return mean;
}

/*
 * Purpose: detect a tone using DESA-2 algorithm
 *
 * Parameters:
 *      input       pointer to input samples
 *      variance    the variance of the frequency estimates
 *
 * Return value: frequency estimate in Hz
 */
double desa2( double *input, double *variance )
{
    // detector variables
    static double diff0 = 0.0;  // delayed differences
    static double diff1 = 0.0;
    static double diff2 = 0.0;
    static double x1 = 0.0;     // delayed inputs
    static double x2 = 0.0;
    static double x3 = 0.0;

    double num; // numerator
    double den; // denominator
    double freq[BLOCK]; // frequency estimates
    int i;

    // calculate the frequency estimate for each sample
    for ( i = 0; i < BLOCK; i++ )
    {
        diff0 = input[i] - x2;
        num = diff1 * diff1 - diff0 * diff2;
        den = x2 * x2 - x1 * x3;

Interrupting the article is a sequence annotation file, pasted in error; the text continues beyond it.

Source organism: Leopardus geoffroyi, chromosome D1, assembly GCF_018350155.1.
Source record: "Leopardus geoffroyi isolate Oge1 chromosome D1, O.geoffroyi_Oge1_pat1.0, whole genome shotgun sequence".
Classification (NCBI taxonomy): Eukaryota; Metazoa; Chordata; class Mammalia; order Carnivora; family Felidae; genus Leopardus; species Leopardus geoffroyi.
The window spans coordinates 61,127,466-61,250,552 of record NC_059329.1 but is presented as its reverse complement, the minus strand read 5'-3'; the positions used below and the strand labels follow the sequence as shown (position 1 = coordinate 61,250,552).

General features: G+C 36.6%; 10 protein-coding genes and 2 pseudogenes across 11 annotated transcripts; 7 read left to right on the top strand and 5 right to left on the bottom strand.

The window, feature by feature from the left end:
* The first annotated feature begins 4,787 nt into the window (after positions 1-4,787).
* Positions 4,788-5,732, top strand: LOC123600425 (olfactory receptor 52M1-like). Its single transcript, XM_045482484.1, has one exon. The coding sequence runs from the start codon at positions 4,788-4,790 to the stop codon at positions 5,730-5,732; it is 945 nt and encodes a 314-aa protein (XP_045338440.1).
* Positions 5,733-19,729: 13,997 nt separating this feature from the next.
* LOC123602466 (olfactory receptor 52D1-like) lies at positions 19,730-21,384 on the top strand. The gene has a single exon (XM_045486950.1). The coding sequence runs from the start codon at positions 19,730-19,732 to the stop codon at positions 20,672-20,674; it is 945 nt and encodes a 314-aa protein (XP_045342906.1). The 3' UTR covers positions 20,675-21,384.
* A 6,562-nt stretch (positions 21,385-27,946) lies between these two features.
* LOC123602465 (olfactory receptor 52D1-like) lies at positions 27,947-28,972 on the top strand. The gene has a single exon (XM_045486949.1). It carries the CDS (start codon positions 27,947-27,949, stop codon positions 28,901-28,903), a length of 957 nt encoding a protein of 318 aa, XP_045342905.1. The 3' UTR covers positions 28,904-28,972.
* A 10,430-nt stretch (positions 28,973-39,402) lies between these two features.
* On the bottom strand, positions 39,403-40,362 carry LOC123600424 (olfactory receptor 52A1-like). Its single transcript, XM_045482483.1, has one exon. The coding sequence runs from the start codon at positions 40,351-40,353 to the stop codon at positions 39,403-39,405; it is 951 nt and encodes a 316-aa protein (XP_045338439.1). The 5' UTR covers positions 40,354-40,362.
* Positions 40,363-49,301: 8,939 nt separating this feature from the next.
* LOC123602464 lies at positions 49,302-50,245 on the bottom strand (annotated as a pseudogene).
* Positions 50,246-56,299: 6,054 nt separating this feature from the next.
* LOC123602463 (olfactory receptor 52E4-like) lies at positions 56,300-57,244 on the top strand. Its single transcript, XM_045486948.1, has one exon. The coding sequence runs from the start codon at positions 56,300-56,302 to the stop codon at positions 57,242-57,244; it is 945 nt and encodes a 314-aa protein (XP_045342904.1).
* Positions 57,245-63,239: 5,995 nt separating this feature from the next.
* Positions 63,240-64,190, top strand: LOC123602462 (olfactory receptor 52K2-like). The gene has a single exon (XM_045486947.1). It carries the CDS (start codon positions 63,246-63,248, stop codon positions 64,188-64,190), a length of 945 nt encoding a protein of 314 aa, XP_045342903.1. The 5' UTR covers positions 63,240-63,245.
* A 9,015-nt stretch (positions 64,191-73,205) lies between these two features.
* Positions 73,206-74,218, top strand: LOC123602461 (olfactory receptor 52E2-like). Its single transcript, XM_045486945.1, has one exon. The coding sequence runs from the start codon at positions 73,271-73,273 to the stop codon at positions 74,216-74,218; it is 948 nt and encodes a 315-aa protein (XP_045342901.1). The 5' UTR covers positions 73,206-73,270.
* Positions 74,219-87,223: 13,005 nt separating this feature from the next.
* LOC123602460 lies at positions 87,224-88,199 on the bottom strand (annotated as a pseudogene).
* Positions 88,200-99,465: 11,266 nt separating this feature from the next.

freq[i] = SAMPLE_RATE * asin(sqrt(num/(4.0 * den)))
            / (2.0 * M_PI);
        // handle errors - division by zero, square root of
        // negative number or asin of number > 1 or < -1
        if (isnan(freq[i]))
        {
            freq[i] = 0;
        }

        diff2 = diff1;
        diff1 = diff0;
        x3 = x2;
        x2 = x1;
        x1 = input[i];
    }

    // calculate mean frequency
    double mean = 0.0;
    for ( i = 0; i < BLOCK; i++ )
    {
        mean += freq[i];
    }
    mean /= (double)BLOCK;

    // calculate the variance in the frequency estimates
    *variance = 0.0;